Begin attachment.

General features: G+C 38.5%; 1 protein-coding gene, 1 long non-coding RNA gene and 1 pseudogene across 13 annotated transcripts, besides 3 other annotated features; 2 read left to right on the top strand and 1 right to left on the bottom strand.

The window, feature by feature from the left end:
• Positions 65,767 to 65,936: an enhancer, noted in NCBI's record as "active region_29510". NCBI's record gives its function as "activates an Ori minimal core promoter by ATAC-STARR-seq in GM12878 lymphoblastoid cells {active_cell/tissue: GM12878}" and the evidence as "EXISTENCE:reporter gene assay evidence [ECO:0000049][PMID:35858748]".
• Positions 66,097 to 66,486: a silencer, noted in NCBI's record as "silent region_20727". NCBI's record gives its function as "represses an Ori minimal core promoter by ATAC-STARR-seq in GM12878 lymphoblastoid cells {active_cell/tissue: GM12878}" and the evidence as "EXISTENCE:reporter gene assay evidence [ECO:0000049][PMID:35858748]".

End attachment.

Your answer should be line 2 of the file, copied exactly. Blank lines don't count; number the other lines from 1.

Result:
The window, feature by feature from the left end: